(U//FOUO) Los Angeles Fusion Center: Liquid Carbon Dioxide Leaks Pose Risks to Public

Liquid Carbon Dioxide Leaks Can Pose Inhalation Hazard to First Responders and the Public

  • 5 pages
  • For Official Use Only
  • July 12, 2012


(U) Within the past year, first responders and members of the public have died of asphyxiation, or fallen ill, following accidental inhalation of concentrated carbon dioxide (CO2) gas in public locations. At least two recent incidents are connected with significant gas leaks caused by the failure of liquid CO2 lines connected to beverage dispensers in commercial facilities. Emergency personnel responding to medical or service calls can use signs and symptoms to determine possible CO2 exposure and correspondent risks to first responders.

(U) Dangers Result from Change in Technology

(U) In the past, compressed CO2 tanks were generally stored close to the point of use, and connected directly to equipment via short pipes or hoses (lines). New technologies make it possible to store liquid CO2 tanks at external servicing points, in basements, or other locations far from the point of use, delivering gas via long lines concealed within walls and ceilings. Leaks in these lines can place patrons, employees, and first responders at risk for exposure to the gas.

(U) Leaking liquid CO2 evaporates into a rapidly expanding gas that is heavier than air; it can displace enough oxygen in small, poorly ventilated rooms, basements, and other low-lying areas to create “Immediately Dangerous Life Hazard” (IDLH) environments. (See the accompanying appendix for specific/technical aspects.) Building codes require sensors near CO2 tanks to monitor oxygen levels; however, if these are not present along delivery lines, leaks in locations away from the tanks may go undetected. Sensors may be susceptible to failure or tampering.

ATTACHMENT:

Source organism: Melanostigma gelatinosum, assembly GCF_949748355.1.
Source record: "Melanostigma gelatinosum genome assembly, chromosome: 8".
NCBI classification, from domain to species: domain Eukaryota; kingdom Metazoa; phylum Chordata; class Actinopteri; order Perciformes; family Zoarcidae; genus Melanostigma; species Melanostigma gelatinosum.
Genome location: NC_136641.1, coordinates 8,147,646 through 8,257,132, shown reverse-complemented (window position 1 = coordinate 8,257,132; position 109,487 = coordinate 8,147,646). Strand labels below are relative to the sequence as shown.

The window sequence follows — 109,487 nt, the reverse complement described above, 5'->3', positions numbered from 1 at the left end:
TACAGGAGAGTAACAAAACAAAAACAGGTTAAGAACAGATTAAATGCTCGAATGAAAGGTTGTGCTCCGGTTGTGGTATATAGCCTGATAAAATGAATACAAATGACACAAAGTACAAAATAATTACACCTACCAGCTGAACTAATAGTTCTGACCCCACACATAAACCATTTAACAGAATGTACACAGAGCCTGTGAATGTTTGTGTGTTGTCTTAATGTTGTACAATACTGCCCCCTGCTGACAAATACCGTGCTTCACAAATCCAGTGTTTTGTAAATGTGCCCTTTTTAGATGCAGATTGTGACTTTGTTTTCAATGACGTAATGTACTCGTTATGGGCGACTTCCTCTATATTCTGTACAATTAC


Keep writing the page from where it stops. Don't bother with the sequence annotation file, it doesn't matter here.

(U) Indicators of Possible CO2 Exposure

(U) Obvious shortness of breath with visible symptoms will occur as the body compensates for lack of oxygen. The effects of oxygen deficiency, combined with the effects of CO2 toxicity, may cause an individual to feel ill, potentially showing signs such as headache, nausea, dizziness, or mental confusion. Most individuals will begin to show signs and symptoms when exposed to concentrations of CO2, starting as low as seven percent, for approximately 15 minutes; symptoms may vary according to the level of CO2 concentration and length of exposure.

(U) Signs and symptoms indicating possible exposure to CO2 include:

  • (U) Shortness of breath
  • (U) Dizziness
  • (U) Headaches and drowsiness
  • (U) Stinging of nose and throat
  • (U) Nausea and vomiting
  • (U) Excitation, excess salivation, rapid breathing
  • (U) Confusion
  • (U) Unconsciousness
  • (U) Frostbite or frozen skin from contact with escaping liquid or vapor cloud

Share this: